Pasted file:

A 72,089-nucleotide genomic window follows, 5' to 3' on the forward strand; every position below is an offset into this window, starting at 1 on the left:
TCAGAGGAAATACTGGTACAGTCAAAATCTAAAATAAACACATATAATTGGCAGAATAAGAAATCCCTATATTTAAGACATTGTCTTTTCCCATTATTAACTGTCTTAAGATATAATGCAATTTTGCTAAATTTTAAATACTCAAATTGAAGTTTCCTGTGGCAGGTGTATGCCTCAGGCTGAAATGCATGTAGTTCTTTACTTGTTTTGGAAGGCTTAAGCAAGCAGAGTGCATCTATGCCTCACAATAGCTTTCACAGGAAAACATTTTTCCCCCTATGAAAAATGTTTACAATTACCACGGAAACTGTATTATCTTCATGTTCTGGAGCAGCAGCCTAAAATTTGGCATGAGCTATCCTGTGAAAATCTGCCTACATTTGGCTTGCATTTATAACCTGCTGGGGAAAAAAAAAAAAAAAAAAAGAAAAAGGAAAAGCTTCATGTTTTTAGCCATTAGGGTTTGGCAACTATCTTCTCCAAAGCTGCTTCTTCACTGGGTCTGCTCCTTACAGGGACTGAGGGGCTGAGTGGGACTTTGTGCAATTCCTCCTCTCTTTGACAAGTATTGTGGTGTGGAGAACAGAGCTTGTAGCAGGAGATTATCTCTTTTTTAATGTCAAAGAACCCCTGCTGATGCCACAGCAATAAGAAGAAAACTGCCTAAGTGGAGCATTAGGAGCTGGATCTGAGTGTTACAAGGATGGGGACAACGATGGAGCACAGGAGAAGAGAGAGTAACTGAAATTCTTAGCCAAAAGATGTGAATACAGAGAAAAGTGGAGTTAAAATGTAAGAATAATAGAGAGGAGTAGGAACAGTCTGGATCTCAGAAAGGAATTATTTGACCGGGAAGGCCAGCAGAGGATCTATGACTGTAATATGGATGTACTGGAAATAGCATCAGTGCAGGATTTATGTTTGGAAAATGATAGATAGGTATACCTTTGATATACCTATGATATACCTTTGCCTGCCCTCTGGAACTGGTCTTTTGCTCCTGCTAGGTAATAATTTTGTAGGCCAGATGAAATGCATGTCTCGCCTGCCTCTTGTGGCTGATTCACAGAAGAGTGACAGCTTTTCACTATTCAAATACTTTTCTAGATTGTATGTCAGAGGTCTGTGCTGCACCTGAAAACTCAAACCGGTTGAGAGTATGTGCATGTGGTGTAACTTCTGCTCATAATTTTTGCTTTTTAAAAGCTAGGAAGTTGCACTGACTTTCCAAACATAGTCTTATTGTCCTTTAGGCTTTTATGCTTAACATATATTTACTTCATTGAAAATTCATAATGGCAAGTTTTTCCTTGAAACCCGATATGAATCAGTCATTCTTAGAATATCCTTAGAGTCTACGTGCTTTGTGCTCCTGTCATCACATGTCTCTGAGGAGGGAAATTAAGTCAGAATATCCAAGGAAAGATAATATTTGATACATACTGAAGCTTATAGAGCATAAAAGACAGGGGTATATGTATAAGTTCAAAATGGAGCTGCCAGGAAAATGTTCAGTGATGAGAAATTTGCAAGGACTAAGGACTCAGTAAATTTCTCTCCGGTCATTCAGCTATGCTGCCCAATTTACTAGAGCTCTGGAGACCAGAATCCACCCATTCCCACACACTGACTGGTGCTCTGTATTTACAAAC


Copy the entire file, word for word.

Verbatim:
A 72,089-nucleotide genomic window follows, 5' to 3' on the forward strand; every position below is an offset into this window, starting at 1 on the left:
TCAGAGGAAATACTGGTACAGTCAAAATCTAAAATAAACACATATAATTGGCAGAATAAGAAATCCCTATATTTAAGACATTGTCTTTTCCCATTATTAACTGTCTTAAGATATAATGCAATTTTGCTAAATTTTAAATACTCAAATTGAAGTTTCCTGTGGCAGGTGTATGCCTCAGGCTGAAATGCATGTAGTTCTTTACTTGTTTTGGAAGGCTTAAGCAAGCAGAGTGCATCTATGCCTCACAATAGCTTTCACAGGAAAACATTTTTCCCCCTATGAAAAATGTTTACAATTACCACGGAAACTGTATTATCTTCATGTTCTGGAGCAGCAGCCTAAAATTTGGCATGAGCTATCCTGTGAAAATCTGCCTACATTTGGCTTGCATTTATAACCTGCTGGGGAAAAAAAAAAAAAAAAAAAGAAAAAGGAAAAGCTTCATGTTTTTAGCCATTAGGGTTTGGCAACTATCTTCTCCAAAGCTGCTTCTTCACTGGGTCTGCTCCTTACAGGGACTGAGGGGCTGAGTGGGACTTTGTGCAATTCCTCCTCTCTTTGACAAGTATTGTGGTGTGGAGAACAGAGCTTGTAGCAGGAGATTATCTCTTTTTTAATGTCAAAGAACCCCTGCTGATGCCACAGCAATAAGAAGAAAACTGCCTAAGTGGAGCATTAGGAGCTGGATCTGAGTGTTACAAGGATGGGGACAACGATGGAGCACAGGAGAAGAGAGAGTAACTGAAATTCTTAGCCAAAAGATGTGAATACAGAGAAAAGTGGAGTTAAAATGTAAGAATAATAGAGAGGAGTAGGAACAGTCTGGATCTCAGAAAGGAATTATTTGACCGGGAAGGCCAGCAGAGGATCTATGACTGTAATATGGATGTACTGGAAATAGCATCAGTGCAGGATTTATGTTTGGAAAATGATAGATAGGTATACCTTTGATATACCTATGATATACCTTTGCCTGCCCTCTGGAACTGGTCTTTTGCTCCTGCTAGGTAATAATTTTGTAGGCCAGATGAAATGCATGTCTCGCCTGCCTCTTGTGGCTGATTCACAGAAGAGTGACAGCTTTTCACTATTCAAATACTTTTCTAGATTGTATGTCAGAGGTCTGTGCTGCACCTGAAAACTCAAACCGGTTGAGAGTATGTGCATGTGGTGTAACTTCTGCTCATAATTTTTGCTTTTTAAAAGCTAGGAAGTTGCACTGACTTTCCAAACATAGTCTTATTGTCCTTTAGGCTTTTATGCTTAACATATATTTACTTCATTGAAAATTCATAATGGCAAGTTTTTCCTTGAAACCCGATATGAATCAGTCATTCTTAGAATATCCTTAGAGTCTACGTGCTTTGTGCTCCTGTCATCACATGTCTCTGAGGAGGGAAATTAAGTCAGAATATCCAAGGAAAGATAATATTTGATACATACTGAAGCTTATAGAGCATAAAAGACAGGGGTATATGTATAAGTTCAAAATGGAGCTGCCAGGAAAATGTTCAGTGATGAGAAATTTGCAAGGACTAAGGACTCAGTAAATTTCTCTCCGGTCATTCAGCTATGCTGCCCAATTTACTAGAGCTCTGGAGACCAGAATCCACCCATTCCCACACACTGACTGGTGCTCTGTATTTACAAAC